“Picnic” at Melbourne Civic Theatre, photo by Pam Harbaugh.
By PAM HARBAUGH
It’s a hot day on the Kansas plains in 1952 when Helen Potts fans herself with her handkerchief and wishes out loud that a cyclone would come by to cool things off. She gets that cyclone, but it comes in the person of a handsome, bare-chested drifter who whips up passion, leaving in shambles the lives of seven people.
And the changes are not for the good looking lead characters, but for all in William Inge’s play “Picnic.” We see that clearly in Melbourne Civic Theatre’s carefully considered production as it drives home the important point that dreams and passions beat in the heart of every human.
Mr. Inge, one of America’s most lauded playwrights, won a Pulitzer Prize for “Picnic” in 1953, the same year a fellow midwesterner, Ernest Hemingway, won a Pulitzer for his story, “The Old Man and the Sea.” It was the so-called “Century of the Common Man,” made epic as well by other American artists, such as composer Aaron Copland, photographer Dorothea Lange and artist Thomas Hart Benton.
In “Picnic,” scenic and lighting designer Alan Selby brings us into a vivid, artful recreation of 1952 rural Kansas. A swing hangs from a tree; a screen door bangs shut; beyond that, old cooking tools stand ready for someone to whip up some biscuits or a cherry pie. Pushing us further into memory is Wendy Reader’s sound design with the whistles of a lonesome train, a dog barking in the distance and crickets announcing night drawing close.
It is the day before the annual Labor Day picnic. The drifter, Hal (handsome and heartfelt Damon Dennin) saunters in. He’s no stranger to looking through a garbage can for his next meal. But this time, he has a new friend in Helen Potts (the always tender and endearing Tori Smith) who has fed him well in exchange for some handy man work.
We meet Madge, a soul searching young lady who dreams of the places those whistling trains are heading rather than dreaming of a comfortable life with Alan, the well-to-do young man her mother wants her to marry. Madge (a beautiful and subtly smouldering Mary Carson Wouters), is drawn to Alan (wonderfully complex Alexander Edwards) but it is passion for which she thirsts.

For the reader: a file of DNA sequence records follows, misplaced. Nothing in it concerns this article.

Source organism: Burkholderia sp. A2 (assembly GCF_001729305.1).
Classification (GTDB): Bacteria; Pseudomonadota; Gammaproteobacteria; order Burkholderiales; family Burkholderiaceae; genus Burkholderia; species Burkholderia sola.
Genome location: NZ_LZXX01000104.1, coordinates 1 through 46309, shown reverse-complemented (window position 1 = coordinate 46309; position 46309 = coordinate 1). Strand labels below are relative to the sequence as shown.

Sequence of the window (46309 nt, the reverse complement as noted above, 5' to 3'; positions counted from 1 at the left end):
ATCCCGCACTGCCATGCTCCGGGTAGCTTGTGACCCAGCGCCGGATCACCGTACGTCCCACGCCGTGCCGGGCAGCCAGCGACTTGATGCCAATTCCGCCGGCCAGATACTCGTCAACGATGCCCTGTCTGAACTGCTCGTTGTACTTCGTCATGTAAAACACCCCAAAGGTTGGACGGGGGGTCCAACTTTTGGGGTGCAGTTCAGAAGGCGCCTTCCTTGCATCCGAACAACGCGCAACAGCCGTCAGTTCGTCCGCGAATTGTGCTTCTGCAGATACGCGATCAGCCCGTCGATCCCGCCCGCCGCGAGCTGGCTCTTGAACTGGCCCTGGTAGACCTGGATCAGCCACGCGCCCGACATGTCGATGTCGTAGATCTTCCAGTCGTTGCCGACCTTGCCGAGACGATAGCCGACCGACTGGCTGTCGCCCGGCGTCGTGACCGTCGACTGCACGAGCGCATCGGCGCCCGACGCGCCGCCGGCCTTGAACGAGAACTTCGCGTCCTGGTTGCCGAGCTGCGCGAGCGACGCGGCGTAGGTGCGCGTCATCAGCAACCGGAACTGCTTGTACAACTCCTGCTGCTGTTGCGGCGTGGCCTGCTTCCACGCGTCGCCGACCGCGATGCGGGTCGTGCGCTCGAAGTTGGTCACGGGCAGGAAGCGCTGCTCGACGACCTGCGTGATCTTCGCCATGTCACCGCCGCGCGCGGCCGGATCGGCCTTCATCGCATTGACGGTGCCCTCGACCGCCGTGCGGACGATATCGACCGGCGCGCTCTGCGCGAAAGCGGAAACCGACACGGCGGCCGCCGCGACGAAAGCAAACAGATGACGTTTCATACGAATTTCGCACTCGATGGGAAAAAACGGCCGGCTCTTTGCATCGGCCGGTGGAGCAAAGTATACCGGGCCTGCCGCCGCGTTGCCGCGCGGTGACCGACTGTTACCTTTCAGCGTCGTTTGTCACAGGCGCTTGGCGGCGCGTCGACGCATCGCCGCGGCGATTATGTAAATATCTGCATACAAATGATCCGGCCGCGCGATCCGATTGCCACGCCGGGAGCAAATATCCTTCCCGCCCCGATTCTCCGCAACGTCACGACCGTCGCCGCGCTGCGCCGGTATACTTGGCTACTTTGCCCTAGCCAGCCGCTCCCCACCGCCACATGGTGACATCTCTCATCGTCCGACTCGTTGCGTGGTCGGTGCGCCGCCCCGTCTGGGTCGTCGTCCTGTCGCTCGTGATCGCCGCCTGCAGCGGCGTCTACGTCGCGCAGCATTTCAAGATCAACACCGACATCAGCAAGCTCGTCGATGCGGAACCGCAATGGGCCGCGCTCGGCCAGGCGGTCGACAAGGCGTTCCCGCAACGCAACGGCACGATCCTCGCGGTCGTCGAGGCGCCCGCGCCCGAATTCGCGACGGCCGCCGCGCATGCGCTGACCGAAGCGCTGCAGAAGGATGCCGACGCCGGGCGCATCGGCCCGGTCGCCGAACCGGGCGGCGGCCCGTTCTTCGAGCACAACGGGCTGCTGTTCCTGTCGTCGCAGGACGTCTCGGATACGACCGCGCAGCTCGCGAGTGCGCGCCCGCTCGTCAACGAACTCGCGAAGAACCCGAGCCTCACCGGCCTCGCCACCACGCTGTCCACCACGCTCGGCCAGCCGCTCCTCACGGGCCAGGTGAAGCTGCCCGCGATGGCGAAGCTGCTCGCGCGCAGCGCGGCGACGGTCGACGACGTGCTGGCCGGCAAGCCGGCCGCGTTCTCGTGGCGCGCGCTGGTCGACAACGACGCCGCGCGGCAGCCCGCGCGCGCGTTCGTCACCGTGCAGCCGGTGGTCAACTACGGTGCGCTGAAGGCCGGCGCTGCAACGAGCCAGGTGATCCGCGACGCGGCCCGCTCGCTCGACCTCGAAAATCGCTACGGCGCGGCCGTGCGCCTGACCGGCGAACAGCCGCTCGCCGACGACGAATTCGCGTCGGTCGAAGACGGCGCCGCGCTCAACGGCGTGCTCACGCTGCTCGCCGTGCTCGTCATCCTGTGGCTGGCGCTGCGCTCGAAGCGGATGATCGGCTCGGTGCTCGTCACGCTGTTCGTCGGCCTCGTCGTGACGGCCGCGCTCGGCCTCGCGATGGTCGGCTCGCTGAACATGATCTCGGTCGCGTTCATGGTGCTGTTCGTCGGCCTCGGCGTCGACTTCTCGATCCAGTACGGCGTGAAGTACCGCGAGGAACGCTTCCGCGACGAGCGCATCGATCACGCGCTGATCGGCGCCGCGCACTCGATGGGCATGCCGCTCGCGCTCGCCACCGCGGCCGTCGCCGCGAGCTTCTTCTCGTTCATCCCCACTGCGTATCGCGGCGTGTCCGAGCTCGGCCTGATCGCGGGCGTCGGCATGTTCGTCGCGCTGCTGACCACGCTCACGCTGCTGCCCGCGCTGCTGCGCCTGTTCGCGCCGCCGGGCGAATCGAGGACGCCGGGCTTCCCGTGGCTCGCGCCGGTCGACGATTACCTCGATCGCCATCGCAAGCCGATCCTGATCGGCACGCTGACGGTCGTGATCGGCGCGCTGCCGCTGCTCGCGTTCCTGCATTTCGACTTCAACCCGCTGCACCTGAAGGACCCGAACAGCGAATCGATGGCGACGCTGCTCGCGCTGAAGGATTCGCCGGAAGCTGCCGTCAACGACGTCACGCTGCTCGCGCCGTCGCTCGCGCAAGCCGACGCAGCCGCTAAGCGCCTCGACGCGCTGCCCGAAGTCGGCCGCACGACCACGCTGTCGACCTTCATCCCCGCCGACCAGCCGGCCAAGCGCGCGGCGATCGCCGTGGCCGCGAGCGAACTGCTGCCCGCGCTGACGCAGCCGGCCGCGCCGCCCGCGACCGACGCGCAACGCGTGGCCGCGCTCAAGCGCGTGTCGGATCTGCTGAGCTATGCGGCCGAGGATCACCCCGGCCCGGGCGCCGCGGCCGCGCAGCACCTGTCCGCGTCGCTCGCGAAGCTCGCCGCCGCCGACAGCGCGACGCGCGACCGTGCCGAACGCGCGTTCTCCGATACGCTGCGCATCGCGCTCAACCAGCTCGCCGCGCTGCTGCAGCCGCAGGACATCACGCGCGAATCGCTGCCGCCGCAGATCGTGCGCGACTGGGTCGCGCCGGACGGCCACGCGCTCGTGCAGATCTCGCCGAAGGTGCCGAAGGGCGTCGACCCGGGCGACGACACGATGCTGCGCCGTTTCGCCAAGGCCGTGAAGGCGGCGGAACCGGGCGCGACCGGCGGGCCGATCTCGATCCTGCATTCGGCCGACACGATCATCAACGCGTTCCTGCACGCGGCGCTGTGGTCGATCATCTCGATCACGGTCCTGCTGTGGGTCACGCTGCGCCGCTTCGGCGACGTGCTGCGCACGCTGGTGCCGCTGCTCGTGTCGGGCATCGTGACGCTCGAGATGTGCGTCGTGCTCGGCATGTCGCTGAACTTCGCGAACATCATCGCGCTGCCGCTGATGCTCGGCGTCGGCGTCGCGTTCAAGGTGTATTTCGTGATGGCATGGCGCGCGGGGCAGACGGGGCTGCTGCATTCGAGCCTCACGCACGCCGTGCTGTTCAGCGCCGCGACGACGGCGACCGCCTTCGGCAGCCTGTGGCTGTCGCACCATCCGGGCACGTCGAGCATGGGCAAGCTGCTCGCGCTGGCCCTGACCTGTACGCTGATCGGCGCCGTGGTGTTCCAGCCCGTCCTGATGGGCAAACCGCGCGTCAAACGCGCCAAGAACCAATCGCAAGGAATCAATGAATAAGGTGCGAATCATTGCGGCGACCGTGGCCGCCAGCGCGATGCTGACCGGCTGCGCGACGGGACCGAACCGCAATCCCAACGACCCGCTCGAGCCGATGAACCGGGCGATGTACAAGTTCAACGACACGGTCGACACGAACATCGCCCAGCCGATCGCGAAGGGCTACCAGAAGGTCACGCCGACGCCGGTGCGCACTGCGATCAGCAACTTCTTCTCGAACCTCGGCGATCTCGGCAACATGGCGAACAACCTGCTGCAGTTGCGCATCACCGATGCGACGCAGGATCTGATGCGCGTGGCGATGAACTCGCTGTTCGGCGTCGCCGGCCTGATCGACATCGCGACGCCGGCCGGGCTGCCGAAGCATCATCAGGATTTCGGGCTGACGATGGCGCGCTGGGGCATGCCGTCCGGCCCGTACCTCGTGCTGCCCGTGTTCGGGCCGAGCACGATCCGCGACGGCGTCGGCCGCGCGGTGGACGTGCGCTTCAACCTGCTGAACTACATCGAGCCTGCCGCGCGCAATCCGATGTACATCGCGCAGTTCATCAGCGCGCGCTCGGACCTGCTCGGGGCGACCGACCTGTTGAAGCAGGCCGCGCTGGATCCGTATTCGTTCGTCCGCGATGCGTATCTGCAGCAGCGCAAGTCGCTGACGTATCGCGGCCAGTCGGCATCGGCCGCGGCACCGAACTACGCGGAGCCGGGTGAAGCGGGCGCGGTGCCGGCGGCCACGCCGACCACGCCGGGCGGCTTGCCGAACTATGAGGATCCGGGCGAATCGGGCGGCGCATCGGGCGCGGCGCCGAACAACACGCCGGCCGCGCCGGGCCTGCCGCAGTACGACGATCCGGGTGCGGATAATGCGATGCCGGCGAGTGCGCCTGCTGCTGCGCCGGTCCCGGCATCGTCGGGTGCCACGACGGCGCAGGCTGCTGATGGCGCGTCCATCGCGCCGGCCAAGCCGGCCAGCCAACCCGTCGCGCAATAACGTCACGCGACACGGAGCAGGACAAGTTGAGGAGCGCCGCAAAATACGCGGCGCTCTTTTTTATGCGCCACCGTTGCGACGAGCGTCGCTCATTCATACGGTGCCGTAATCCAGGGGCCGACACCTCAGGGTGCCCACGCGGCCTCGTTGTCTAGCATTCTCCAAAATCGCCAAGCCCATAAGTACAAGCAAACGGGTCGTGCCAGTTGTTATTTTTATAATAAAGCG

It comes as no surprise that Hal is the man who brings the fireworks into her life.
Director Peg Girard unfolds the story with a steady hand, coaxing out believable portrayals imbued with human truth. Acts one and two build, setting us up for the final act in which the storm hits and sends lives in directions quite different from what the characters expected.
The embrace between Hal and Madge steams with romance. That comes on the heels of a desperate scene between uptight schoolteacher Rosemary Sidney (Emily Pickens in full throttle here) who beseeches and middle-aged businessman Howard Bevens (a poignant and warmly funny Pete Jacobsen) to marry her.
We’re left considering two other major characters — Madge’s sister, Millie (winningly portrayed by Nathaly Morales) and Madge’s mother, Flo (Susan Suomi at her compelling best). Flo considers her own misguided footsteps and warns Madge not to do the same. While we ache over Flo’s world going upside down, we cheer for Millie, who sets her sights on a better life and we know that after the storm passes, she will get it.
After all, this was a time when America started to look forward. Yes, there were still lingering issues from the Great Depression and World War II. The Red Scare was getting hold. Indeed, change was a storm on the near horizon.
This is classic American drama and MCT’s evocative production brings the play and the era to eloquent life.
SIDE O’ GRITS: “Picnic” runs through July 5 at Melbourne Civic Theatre, 817 E. Strawbridge Ave., Melbourne. Tickets are $25 general and $23 for students, seniors and military. Call 321-723-6935 or visit www.MyMCT.org.